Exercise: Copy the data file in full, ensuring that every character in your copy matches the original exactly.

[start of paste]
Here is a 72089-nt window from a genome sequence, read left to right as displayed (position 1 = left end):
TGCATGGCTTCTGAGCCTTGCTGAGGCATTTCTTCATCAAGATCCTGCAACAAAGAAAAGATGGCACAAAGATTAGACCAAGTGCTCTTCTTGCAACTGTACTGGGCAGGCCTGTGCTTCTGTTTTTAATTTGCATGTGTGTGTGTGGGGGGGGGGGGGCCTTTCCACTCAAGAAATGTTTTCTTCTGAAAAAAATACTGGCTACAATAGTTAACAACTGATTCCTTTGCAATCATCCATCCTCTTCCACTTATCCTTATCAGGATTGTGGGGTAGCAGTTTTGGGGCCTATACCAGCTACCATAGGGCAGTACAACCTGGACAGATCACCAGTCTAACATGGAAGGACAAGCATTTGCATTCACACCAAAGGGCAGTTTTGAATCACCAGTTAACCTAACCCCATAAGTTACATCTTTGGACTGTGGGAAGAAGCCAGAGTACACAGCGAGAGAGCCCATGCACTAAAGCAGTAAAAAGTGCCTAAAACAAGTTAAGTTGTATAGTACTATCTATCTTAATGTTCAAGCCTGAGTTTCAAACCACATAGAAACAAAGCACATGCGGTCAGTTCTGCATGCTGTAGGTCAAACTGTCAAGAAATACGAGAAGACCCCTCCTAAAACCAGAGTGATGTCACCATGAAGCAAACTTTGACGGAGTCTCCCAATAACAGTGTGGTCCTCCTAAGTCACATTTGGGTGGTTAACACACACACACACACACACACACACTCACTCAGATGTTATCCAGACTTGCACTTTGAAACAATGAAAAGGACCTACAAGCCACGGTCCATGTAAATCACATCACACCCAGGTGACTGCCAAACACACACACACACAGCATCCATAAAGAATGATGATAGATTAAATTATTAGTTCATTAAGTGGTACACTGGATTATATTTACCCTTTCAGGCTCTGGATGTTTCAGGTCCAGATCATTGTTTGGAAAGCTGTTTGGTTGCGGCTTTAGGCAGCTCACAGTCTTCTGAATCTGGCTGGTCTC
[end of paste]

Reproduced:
Here is a 72089-nt window from a genome sequence, read left to right as displayed (position 1 = left end):
TGCATGGCTTCTGAGCCTTGCTGAGGCATTTCTTCATCAAGATCCTGCAACAAAGAAAAGATGGCACAAAGATTAGACCAAGTGCTCTTCTTGCAACTGTACTGGGCAGGCCTGTGCTTCTGTTTTTAATTTGCATGTGTGTGTGTGGGGGGGGGGGGGCCTTTCCACTCAAGAAATGTTTTCTTCTGAAAAAAATACTGGCTACAATAGTTAACAACTGATTCCTTTGCAATCATCCATCCTCTTCCACTTATCCTTATCAGGATTGTGGGGTAGCAGTTTTGGGGCCTATACCAGCTACCATAGGGCAGTACAACCTGGACAGATCACCAGTCTAACATGGAAGGACAAGCATTTGCATTCACACCAAAGGGCAGTTTTGAATCACCAGTTAACCTAACCCCATAAGTTACATCTTTGGACTGTGGGAAGAAGCCAGAGTACACAGCGAGAGAGCCCATGCACTAAAGCAGTAAAAAGTGCCTAAAACAAGTTAAGTTGTATAGTACTATCTATCTTAATGTTCAAGCCTGAGTTTCAAACCACATAGAAACAAAGCACATGCGGTCAGTTCTGCATGCTGTAGGTCAAACTGTCAAGAAATACGAGAAGACCCCTCCTAAAACCAGAGTGATGTCACCATGAAGCAAACTTTGACGGAGTCTCCCAATAACAGTGTGGTCCTCCTAAGTCACATTTGGGTGGTTAACACACACACACACACACACACACACTCACTCAGATGTTATCCAGACTTGCACTTTGAAACAATGAAAAGGACCTACAAGCCACGGTCCATGTAAATCACATCACACCCAGGTGACTGCCAAACACACACACACACAGCATCCATAAAGAATGATGATAGATTAAATTATTAGTTCATTAAGTGGTACACTGGATTATATTTACCCTTTCAGGCTCTGGATGTTTCAGGTCCAGATCATTGTTTGGAAAGCTGTTTGGTTGCGGCTTTAGGCAGCTCACAGTCTTCTGAATCTGGCTGGTCTC